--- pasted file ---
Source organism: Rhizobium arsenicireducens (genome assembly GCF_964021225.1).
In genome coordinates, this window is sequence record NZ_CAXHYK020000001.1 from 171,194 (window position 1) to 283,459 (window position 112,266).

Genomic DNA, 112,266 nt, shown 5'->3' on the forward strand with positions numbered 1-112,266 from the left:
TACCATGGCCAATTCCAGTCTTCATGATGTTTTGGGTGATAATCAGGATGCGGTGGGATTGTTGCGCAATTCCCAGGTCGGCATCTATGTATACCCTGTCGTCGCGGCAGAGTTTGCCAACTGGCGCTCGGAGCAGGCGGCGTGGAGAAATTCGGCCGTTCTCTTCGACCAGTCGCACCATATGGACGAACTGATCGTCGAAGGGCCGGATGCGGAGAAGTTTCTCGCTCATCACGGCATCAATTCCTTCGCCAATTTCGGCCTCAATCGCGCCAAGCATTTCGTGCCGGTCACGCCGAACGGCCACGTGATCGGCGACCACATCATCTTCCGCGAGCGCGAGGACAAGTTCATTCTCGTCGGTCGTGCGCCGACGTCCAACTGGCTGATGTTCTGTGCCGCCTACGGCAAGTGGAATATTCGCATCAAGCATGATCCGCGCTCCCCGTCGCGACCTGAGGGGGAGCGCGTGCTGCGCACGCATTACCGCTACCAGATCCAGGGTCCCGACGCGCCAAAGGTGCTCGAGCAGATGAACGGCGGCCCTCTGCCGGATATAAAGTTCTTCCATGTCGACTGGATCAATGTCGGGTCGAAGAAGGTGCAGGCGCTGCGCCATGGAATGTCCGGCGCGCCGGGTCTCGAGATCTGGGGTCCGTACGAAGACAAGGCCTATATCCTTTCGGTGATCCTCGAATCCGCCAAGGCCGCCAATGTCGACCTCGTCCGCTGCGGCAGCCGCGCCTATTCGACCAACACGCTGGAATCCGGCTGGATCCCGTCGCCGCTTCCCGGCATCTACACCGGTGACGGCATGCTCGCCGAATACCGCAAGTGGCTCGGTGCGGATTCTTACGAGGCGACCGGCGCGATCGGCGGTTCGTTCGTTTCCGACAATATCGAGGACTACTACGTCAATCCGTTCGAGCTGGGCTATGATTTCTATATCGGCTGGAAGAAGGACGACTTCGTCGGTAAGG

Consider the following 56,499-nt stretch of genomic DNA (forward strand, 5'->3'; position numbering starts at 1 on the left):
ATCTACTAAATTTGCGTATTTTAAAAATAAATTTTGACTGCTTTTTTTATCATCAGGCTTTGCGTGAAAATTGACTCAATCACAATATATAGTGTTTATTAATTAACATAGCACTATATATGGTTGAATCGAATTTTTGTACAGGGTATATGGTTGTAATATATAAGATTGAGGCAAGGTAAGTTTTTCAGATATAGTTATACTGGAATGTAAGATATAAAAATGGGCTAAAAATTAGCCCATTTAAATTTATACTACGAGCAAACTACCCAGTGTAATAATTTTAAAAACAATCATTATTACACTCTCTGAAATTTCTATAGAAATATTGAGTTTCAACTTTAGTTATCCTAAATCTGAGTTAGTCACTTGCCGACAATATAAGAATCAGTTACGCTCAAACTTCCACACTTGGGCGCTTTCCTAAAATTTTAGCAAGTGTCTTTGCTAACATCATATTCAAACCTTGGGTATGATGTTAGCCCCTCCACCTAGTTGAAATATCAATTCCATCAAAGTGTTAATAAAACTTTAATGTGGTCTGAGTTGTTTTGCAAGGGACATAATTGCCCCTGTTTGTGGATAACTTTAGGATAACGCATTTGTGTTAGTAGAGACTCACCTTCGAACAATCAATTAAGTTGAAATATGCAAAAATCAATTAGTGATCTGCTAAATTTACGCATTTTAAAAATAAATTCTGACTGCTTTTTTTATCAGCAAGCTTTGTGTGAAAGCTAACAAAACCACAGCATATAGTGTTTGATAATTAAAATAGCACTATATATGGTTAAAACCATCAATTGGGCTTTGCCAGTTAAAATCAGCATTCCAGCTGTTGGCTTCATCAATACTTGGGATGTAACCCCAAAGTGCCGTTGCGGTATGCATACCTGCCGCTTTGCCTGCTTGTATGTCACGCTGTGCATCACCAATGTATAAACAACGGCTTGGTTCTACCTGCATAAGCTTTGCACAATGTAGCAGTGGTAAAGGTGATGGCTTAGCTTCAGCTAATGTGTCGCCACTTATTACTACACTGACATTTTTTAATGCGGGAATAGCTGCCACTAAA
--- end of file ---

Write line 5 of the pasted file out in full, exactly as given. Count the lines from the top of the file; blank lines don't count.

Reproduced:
Consider the following 56,499-nt stretch of genomic DNA (forward strand, 5'->3'; position numbering starts at 1 on the left):